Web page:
Self-Help Materials: Time Management

I. Symptoms of Poor Time Management

  • Rushing.
  • Chronic vacillation between unpleasant alternatives.
  • Fatigue with many hours of non-productive activity.
  • Consistently missed deadlines.
  • Insufficient time for rest or personal relationships.
  • The sense of being overwhelmed by demands and details.
  • Poor grades.
II. Requirements
  • Practice. It takes about 3 weeks to integrate time management into your lifestyle.
  • Self-Discipline.
  • Realistic and practical goals. Flexibility-allow "holes" or "open time" in your schedule.
  • Log the activities that waste your time and the ways you procrastinate for two days. Avoid these pitfalls.
III. Long-term Planning/Semester of Monthly Schedule
  • Work backward from the future to the present.
  • Use calendar and syllabus-tests, projects, holidays, special events.
  • Breakdown large tasks to a daily "to do" list that you can prioritize.
IV. Short-Term Planning/Weekly Schedule
  • Record fixed time commitments on schedule-classes, labs, jobs, etc...
  • Schedule activities essential to daily living-personal care, meals, sleep, exercise, and errands.
  • Schedule time for recreation/leisure activities, campus activities, and spiritual development.
  • Schedule study time.
V. General Tips for Time Management and Study Habits
  • Plan to study two hours for each one hour of class time. You should attempt to engage in approximately 35 hours of academic work per week.
  • Study 45-50 minutes at a time and plan 10-15 minute breaks.
  • Short study periods each day are much better than one massive study timeslot. Avoid marathon study sessions.
  • Use scattered one or two hour time slots to study. Use time between classes. Most people study best in daylight hours.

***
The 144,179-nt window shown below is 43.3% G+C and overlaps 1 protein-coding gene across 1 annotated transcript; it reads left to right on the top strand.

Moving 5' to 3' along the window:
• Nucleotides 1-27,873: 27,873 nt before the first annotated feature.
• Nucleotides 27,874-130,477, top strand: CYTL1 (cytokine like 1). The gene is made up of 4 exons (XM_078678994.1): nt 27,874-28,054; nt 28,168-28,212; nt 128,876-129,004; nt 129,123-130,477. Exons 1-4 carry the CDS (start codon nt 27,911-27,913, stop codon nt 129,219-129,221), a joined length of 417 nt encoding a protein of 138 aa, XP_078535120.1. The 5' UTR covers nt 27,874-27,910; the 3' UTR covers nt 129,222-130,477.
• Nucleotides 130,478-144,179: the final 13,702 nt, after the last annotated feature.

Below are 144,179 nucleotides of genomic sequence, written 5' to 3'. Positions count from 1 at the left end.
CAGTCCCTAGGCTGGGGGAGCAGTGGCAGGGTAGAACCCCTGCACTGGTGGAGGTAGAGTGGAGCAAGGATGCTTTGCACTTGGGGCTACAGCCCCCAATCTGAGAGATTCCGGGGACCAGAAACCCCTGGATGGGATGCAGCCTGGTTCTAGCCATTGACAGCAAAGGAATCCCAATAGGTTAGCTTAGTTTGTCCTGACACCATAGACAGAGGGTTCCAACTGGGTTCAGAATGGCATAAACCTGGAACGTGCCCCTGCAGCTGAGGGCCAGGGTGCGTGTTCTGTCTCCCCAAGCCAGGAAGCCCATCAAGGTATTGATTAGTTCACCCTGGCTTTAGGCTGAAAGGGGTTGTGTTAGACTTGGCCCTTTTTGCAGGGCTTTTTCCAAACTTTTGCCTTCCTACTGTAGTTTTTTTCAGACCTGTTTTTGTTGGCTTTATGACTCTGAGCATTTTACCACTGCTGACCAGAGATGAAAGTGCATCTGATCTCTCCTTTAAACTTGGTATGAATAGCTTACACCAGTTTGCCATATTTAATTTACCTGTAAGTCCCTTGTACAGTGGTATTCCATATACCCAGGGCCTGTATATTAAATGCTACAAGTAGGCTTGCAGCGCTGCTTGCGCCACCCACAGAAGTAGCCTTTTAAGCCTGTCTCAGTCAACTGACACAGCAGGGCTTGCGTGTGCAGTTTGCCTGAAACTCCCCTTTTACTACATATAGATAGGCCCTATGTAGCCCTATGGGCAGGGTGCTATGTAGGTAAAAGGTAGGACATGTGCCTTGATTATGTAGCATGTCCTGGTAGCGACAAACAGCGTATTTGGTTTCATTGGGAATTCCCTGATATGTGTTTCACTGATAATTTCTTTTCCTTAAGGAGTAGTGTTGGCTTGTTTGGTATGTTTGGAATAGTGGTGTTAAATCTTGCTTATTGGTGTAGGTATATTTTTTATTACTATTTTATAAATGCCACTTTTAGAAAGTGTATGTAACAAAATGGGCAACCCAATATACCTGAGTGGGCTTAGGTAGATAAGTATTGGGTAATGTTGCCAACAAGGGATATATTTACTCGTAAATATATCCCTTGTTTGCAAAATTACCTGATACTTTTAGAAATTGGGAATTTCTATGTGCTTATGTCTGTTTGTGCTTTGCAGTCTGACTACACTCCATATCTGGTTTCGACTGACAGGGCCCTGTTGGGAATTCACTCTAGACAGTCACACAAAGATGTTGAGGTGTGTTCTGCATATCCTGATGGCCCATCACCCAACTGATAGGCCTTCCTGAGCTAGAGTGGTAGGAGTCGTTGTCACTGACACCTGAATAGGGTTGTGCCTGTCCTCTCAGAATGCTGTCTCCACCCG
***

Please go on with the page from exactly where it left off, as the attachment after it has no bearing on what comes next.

• Use "wait time" effectively. Listen to audiotapes of notes or review flash cards.
  • Allow brief time just before classes to review the daily lesson and key words from the most previous lectures.
  • Allow brief time immediately after classes for review of notes. Refine the organization, fill in, or expand notes.
  • Begin a study period with the subject that is least interesting or most difficult for you before you get fatigued.
  • Plan to study some on the weekend. This is a good time for special projects and papers.
  • Borrow time, don't steal it. If something comes up and you use identified study time for something else, look to other free time to exchange in your schedule that same day or at least within the week.
  • Learn to say no to alternate activities if they are not on your schedule.
  • Schedule review time daily for short durations and weekly reviews for approximately 1 1/2 hours.
  • In your schedule, write in the specific course you will study, not just the term "study."
  • Attempt to study at the same time everyday if possible. Know your peak time.
  • Control your interruptions. Avoid phone calls and visitors by expressing a request to significant others not to bother you during study hours. Place a "DO NOT DISTURB" sign on your door.
  • Study for each class everyday!

 

VI. Questions to Ask Yourself

  • What is one task I can do toward accomplishing my goal?
  • Am I being too hard on myself?
  • Consider studying as your job. Would I pay myself for what I am doing now?
  • Am I making time for things that are important?
  • How did I waste time today?

The Academic Success Center staff has many resources to help you improve your time management.